• give an in-text citation for any facts, statistics, or opinions which the writers learned from outside sources (or which they just happen to know) and which are not considered “common knowledge” in the target audience (this may require new research to locate a credible outside source to cite)

• give a new in-text citation for each element of information—that is, do not rely on a single citation at the end of a paragraph, because that is not usually sufficient to inform a reader clearly of how much of the paragraph comes from an outside source.

Writers must also include a Works Cited or References list at the end of their essay, providing full bibliographic information for every source cited in their essay.

While different disciplines may have slightly different citation styles, and different instructors may emphasize different levels of citation for different assignments, writers should always begin with these conservative practices unless they are expressly told otherwise. If student writers ever have questions about a citation practice, they should ask their instructor! Instructors in the Composition Program support the Mason Honor Code, which requires them to report any suspected instances of plagiarism to the Mason Honor Committee. All judgments about plagiarism are made after careful review by the Honor Committee, which may issue penalties ranging from grade-deductions to course failure to expulsion from GMU


George Mason University values diversity. Through the Office of Diversity, Inclusion and Multicultural Education (ODIME), Mason seeks to create and sustain iclusive learning environments where all are welcome,valued and supported. It is committed to providing equal opportunity and an educational and work environment free from any discrimination on the basis of race, color, religion, national origin, sex, disability, veteran status, sexual orientation or age.  GMU adheres to all applicable state and federal equal opportunity/affirmative action statutes and regulations.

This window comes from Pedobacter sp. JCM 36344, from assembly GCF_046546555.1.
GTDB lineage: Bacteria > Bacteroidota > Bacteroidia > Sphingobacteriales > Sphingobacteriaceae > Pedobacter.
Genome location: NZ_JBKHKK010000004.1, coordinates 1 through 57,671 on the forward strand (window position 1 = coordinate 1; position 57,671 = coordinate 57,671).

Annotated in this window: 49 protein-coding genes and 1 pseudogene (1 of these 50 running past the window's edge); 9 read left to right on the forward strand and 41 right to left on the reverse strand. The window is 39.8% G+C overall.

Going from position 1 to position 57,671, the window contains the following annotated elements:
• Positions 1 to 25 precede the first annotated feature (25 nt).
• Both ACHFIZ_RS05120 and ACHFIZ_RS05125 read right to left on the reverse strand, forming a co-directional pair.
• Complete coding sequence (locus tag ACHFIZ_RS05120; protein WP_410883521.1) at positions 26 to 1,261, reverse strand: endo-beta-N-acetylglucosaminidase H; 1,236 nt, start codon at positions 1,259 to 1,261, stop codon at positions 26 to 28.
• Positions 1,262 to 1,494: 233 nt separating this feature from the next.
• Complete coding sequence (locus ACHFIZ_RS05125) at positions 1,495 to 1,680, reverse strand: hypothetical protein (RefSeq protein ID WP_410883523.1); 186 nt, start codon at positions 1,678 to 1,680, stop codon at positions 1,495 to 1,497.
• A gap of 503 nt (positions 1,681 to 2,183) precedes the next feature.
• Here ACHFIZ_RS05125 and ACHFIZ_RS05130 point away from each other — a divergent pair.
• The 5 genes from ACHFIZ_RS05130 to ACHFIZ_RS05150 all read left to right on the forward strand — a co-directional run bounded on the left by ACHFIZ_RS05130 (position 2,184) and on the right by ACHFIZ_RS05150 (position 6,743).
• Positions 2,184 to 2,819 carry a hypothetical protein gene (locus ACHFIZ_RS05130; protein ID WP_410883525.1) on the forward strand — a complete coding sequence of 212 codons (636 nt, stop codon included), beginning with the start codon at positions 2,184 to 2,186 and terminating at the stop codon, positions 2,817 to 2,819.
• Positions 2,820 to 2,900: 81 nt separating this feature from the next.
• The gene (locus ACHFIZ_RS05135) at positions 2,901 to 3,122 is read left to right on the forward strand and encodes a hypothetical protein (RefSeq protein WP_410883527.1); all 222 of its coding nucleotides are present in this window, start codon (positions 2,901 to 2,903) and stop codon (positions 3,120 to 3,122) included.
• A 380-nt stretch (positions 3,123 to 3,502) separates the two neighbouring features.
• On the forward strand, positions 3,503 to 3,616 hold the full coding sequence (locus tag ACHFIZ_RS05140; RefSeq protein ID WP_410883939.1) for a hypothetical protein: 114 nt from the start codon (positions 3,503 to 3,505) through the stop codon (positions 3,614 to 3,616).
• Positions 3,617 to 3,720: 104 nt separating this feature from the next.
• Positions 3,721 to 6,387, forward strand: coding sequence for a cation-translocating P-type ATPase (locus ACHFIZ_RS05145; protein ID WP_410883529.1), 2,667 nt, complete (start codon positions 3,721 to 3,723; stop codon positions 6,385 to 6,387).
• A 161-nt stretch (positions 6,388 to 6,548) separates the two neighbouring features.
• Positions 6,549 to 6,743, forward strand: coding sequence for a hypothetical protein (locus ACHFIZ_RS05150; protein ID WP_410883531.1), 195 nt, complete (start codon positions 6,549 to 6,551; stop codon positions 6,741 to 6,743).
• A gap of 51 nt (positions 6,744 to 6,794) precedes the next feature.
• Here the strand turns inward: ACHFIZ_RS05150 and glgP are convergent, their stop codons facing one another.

George Mason University is also committed to a campus that is free of sexual misconduct and incidents of interpersonal violence.  If you experience or witness such an incident, contact the Title IX Coordinator's Office at (703) 993-8730 for available options and resources at the Office of Diversity Services and Programs. This office works specifically with  African Heritage, Hispanic/Latino, Asian/Pacific American, American Indian, and Lesbian, Gay, Bisexual, Transgender, and Questioning populations. 

The Student Support and Advocacy Center , available at (703) 993-3686, offers educational programming, one-on-one consultations, and resources in the areas of interpersonal violence, personal wellness, and alcohol and drug use. Students seeking additional counselling or advice should contact Counseling and Psychological Services at (703) 993-2380.   In an emergency, call Crisis Link at (703) 527-4077 or go to Lifeline Chat, sponsored by the National Suicide Prevention LifelineYou may also call the campus police at (703)-993-2810, especially if a problem arises at night when daytime offices are closed.

The University Catalog is the central resource for university policies affecting all students, faculty and staff conduct in university academic affairs.  Other policies are available at http://universitypolicy.gmu.edu/.  All members of the university community are responsible for knowing and following established policies.


The University Writing Center: The Writing Center is one of the best resources you will find on campus. The center’s website offers a wealth of online resources for student writers. You can schedule a 50minute appointment with a trained tutor to help with any phase of the writing process. You can obtain assistance with papers by visiting the online writing center. Go online, call, or drop in to make an appointment

The University Library: In addition to a wealth of printed resources, the library hosts around 150 electronic databases indexing hundreds of journals. GMU is also a member of the Washington Research Library Consortium (WRLC), which means you have hasslefree access to the library resources of eight area universities! Please take some time to explore the library’s offerings; you may also instant message the library with any questions. In our distance learning environment, the library's Online Education Services are particularly helpful